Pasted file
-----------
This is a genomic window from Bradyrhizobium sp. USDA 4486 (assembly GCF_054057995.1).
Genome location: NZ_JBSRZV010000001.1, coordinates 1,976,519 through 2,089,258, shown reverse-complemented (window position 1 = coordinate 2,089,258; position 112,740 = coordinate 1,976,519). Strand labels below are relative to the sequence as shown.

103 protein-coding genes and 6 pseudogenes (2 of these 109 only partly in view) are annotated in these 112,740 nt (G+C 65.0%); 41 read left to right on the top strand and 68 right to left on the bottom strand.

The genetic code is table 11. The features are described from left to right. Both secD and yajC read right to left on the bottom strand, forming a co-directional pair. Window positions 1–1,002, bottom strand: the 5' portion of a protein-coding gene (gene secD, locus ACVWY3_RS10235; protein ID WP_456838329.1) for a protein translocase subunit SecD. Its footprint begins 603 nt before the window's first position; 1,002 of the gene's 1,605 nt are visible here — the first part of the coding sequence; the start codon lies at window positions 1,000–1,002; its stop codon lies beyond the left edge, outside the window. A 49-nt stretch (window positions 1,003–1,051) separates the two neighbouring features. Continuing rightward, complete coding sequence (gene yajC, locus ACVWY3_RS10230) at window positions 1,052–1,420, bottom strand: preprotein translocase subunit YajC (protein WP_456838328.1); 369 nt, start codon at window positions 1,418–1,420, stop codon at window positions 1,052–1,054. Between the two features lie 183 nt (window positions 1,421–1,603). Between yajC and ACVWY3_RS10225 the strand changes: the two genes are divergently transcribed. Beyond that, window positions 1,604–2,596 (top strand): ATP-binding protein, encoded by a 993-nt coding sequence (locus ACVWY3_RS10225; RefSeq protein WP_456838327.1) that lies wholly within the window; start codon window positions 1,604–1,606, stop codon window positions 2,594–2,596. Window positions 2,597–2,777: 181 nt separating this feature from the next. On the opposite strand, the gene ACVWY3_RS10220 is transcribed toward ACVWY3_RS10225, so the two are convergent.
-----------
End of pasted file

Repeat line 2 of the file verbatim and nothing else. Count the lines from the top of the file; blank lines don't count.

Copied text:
Genome location: NZ_JBSRZV010000001.1, coordinates 1,976,519 through 2,089,258, shown reverse-complemented (window position 1 = coordinate 2,089,258; position 112,740 = coordinate 1,976,519). Strand labels below are relative to the sequence as shown.